author: Steven Johnson
average rating: 0.0
book published: 2008
read at: 2009/04/07
date added: 2013/01/29
shelves: biography, history, environmentalism, science, politics, favorites
A lovely review of the life of a (relatively) obscure scientist/philosopher, and the times when science, politics, and religion were much more intercommunicative spheres than they are now. IOW, this guy invented soda water, founded Unitarianism, and corresponded with Franklin, Adams, and Jefferson. Plus interesting digressions into the geohistory of coal!
Johnson makes a fascinating argument for an ecosystem metaphor of human history & civilization throughout, as well, and I think it serves in moving through the different scales of change addressed in the book. At what point is history influenced by individual quirks, broad social movements, accidents of geology, etc., etc., and this allows for all those levels to be in operation at once.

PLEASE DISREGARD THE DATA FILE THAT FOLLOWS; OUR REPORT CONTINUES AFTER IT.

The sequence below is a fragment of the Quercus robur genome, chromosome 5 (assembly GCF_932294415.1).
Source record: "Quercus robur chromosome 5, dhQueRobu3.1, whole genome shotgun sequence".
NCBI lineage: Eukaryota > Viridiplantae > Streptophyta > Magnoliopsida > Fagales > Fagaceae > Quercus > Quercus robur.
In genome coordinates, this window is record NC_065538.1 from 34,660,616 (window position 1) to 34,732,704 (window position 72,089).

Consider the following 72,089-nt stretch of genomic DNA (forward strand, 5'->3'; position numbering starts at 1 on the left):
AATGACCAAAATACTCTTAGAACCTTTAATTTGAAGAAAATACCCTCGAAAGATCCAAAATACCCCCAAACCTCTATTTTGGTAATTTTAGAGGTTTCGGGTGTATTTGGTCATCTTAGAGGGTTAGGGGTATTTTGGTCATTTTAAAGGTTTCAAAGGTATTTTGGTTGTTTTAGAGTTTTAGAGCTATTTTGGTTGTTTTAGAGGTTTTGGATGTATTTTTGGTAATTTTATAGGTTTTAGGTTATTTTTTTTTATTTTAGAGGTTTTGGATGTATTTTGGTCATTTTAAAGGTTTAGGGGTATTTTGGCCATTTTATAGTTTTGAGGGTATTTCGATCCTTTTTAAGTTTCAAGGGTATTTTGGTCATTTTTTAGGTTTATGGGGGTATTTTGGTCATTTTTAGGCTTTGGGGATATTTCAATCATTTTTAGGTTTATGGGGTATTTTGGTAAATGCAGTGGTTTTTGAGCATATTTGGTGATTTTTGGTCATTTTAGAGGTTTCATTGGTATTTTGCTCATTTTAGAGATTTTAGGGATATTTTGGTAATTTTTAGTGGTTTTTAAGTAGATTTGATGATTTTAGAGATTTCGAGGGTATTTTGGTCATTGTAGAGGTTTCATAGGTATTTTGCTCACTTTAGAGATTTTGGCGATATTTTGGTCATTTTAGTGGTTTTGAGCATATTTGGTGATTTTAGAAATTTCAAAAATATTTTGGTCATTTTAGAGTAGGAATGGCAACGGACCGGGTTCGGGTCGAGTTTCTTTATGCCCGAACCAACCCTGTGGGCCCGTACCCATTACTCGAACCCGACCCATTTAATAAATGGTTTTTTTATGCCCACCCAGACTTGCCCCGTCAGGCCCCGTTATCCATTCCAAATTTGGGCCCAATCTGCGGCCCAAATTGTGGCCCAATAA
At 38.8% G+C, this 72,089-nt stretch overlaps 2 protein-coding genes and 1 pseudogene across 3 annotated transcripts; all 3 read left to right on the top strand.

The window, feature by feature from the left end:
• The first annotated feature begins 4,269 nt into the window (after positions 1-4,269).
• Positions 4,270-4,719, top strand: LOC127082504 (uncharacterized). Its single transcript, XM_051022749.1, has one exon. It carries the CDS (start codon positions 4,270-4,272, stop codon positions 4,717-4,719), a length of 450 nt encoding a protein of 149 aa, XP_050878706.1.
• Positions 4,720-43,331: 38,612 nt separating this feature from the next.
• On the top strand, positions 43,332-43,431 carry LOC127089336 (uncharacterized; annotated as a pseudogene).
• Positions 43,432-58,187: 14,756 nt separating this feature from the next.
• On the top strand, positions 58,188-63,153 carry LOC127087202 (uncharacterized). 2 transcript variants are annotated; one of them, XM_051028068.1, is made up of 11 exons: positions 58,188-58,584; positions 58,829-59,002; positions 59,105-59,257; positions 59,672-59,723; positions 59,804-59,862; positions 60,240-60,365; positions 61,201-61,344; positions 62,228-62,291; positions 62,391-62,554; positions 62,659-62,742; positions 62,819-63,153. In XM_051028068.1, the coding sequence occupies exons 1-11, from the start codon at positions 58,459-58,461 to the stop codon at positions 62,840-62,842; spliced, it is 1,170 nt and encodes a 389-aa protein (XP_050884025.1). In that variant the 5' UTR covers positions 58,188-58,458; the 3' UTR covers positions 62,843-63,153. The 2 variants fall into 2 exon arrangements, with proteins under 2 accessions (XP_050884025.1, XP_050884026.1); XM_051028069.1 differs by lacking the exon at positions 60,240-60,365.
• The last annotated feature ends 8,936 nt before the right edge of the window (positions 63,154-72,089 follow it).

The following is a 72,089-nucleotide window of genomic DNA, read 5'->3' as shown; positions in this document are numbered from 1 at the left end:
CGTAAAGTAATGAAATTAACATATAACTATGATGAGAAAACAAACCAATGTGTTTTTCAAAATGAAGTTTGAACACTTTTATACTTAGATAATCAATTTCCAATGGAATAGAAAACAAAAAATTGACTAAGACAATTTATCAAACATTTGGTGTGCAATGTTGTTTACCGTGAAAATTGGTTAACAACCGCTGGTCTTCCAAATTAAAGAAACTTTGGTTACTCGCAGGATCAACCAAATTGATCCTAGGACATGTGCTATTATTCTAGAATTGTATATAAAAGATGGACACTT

Plus the thing that I find I like about all of Johnson’s work is his (innate?) sense of optimism. Something of the Enlightenment spirit seems to motivate him, and perhaps a belief in the better angels of our nature. (I saw him at SXSWi ’09 and was struck by his optimism in an area where most others are pretty damn gloomy.) In any case, for me it makes his writing a genuine pleasure to read. This book was no exception.